How and when you should find a clinical mentor
Finding a clinical mentor is an important part of skill development in dentistry. A clinical mentor provides the support and guidance you need to progress safely and effectively. This is true whether you’re a newly qualified or highly experienced dentist moving into different fields.
Guidance at every stage
Manoj Bhatia, a dentist at Rugby Dental Practice, explores why mentoring is so important for dentists at different stages of their careers.
“For newly qualified dentists, transitioning from a protected environment where skills are constantly examined in school to practice can be difficult. You are suddenly expected to fend for yourself, which can be scary. With limited practical experience, you benefit greatly from someone helping you along the way. This might not involve mentoring every day. It might just be about finding someone to call with queries when you reach a certain stage of treatment. Either way, a good clinical mentor is invaluable.
“For more experienced dentists, a clinical mentor can help them develop advanced skills in areas of dentistry that they don’t have experience in. It is particularly useful when moving into dental implants, because this requires a completely new skill set. Dentists are typically comfortable with the prosthodontic and gum management aspects of implantology. However, oral surgery and implant planning are brand new entities that can be challenging. Finding a clinical mentor to help you through your first few cases can help fill any gaps in knowledge or confidence.”
A two-stage mentoring relationship
Manoj mentors many dentists through their MSc implant journey at UCLan and therefore understands what colleagues need in order to succeed. He shares how he provides quality support to his mentees.
“I offer clinical mentorship in two stages. First, I will help the dentist during the planning phase of treatment. Once they have completed the relevant assessment, taken CBCT scans and created the study models, we will discuss the planning of implant position, angle and size. Second comes the surgical mentoring. I will join the dentist for implant placement, providing support or advice during the procedure. I’m there if they come across any complications or have any questions. As such, I can support the mentee from the very beginning of treatment right through to completion.”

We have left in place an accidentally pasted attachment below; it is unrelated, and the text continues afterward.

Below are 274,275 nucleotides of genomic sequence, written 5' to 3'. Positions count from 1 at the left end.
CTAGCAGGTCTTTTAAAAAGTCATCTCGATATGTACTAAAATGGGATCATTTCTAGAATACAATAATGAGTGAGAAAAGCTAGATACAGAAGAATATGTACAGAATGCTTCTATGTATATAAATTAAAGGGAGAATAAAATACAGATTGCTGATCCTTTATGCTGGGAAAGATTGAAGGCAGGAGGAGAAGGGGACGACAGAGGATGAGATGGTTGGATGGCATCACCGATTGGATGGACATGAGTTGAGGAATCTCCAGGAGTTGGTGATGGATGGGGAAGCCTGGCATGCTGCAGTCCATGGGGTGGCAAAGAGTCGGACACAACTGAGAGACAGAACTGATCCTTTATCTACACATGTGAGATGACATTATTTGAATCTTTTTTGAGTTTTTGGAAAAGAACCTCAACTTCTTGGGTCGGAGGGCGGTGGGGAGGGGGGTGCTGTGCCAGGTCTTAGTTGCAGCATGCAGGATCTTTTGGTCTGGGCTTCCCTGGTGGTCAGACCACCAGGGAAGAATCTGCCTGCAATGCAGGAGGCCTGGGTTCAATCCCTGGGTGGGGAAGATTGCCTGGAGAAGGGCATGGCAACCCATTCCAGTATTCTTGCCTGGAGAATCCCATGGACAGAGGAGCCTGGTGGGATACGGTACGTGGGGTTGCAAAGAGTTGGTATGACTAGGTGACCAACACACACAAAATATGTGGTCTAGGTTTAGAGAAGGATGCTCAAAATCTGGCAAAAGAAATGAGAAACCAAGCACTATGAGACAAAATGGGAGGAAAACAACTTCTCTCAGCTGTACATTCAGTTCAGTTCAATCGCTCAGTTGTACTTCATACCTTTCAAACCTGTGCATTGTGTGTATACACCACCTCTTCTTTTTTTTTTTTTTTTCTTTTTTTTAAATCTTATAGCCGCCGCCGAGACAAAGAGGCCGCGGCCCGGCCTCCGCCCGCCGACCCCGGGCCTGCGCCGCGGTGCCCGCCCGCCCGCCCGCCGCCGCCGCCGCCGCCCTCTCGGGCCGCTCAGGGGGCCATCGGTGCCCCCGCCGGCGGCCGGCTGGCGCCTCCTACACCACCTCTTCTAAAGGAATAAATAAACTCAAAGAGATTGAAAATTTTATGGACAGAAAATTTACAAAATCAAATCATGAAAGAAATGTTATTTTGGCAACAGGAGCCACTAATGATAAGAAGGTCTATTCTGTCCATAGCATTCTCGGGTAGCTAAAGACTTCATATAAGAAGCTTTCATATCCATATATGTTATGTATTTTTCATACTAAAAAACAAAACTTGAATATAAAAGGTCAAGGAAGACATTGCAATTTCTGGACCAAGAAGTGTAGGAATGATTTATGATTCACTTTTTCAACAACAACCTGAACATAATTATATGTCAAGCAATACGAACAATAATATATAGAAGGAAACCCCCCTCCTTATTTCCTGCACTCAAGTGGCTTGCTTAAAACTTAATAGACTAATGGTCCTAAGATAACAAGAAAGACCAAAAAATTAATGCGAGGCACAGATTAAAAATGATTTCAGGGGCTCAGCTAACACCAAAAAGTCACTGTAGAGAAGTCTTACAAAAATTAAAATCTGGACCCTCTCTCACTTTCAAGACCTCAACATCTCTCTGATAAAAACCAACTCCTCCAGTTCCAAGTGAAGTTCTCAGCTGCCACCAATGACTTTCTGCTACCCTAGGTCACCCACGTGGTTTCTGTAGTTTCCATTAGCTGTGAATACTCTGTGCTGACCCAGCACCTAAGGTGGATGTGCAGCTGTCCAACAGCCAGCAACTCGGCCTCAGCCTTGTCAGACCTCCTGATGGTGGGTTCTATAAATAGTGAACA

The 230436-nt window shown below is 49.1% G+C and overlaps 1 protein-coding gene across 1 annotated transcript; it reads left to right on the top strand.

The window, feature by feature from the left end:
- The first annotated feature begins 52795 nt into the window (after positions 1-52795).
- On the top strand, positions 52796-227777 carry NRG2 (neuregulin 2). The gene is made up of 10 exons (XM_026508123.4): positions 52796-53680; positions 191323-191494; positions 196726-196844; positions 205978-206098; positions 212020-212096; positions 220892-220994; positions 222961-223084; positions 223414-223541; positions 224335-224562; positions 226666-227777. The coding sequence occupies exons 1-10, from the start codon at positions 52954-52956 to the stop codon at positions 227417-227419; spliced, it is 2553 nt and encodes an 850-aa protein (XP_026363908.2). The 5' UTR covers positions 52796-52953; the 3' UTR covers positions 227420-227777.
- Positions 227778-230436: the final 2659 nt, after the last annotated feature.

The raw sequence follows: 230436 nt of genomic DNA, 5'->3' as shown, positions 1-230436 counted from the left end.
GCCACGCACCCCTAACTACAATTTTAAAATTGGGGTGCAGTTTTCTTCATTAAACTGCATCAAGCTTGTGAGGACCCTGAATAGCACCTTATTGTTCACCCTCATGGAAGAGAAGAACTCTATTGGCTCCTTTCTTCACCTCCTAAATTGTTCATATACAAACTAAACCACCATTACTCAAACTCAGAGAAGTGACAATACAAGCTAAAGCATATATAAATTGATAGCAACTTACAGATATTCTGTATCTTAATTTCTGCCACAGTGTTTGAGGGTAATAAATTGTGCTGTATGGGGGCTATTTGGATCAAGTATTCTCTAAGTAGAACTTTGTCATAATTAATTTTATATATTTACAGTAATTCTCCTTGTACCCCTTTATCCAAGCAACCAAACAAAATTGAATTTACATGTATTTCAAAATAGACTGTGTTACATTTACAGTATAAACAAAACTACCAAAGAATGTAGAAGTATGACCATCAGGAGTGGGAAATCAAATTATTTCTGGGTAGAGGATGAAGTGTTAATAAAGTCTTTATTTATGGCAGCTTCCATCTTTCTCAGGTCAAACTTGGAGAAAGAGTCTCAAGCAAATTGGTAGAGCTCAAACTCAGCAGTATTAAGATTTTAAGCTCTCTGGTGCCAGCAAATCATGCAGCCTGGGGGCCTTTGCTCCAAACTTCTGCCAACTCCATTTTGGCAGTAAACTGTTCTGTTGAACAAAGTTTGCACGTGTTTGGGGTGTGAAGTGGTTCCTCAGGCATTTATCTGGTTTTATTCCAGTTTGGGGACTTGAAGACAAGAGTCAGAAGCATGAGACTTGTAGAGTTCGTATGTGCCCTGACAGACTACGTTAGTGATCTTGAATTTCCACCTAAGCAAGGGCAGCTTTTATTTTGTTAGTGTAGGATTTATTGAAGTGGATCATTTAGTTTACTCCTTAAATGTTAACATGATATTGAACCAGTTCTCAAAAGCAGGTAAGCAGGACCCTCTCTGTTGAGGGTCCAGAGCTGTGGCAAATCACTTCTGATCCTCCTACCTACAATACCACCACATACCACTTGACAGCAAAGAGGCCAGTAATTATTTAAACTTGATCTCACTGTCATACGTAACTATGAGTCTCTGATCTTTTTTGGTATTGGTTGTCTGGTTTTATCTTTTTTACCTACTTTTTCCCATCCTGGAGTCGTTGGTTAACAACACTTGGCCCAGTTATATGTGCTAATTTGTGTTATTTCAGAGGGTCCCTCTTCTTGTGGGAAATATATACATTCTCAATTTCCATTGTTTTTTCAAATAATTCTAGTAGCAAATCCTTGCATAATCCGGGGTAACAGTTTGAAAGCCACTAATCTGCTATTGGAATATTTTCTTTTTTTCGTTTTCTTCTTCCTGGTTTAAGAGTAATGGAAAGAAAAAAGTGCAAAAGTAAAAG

How to find a clinical mentor
Having established the importance of a clinical mentor, we asked Manoj how dentists can go about finding the right person for them.
“There are different ways to find a clinical mentor,” he says. “Most university-based courses will offer a mentoring programme during and after their training. It is also possible to find a clinical mentor through professional societies like the Association of Dental Implantology (ADI). In addition, several implant product companies work with highly experienced implantologists who can help to guide new users of the systems through their initial cases.”
Regardless of where you’ve reached in your career, a clinical mentor can be hugely beneficial in helping you to develop new skills. Who you work with and how will depend on several factors.
“Every mentee is different with varying skills and confidence levels,” concludes Manoj. “The clinical mentor should be there as much or as little as the mentee needs. A mentee may also dip in and out for guidance as they grow more confident and then progress onto more complicated cases. Most importantly, a dentist should find a clinical mentor – or group of clinical mentors – who is accessible. They need to be contactable when you need help or the relationship will not be of benefit!”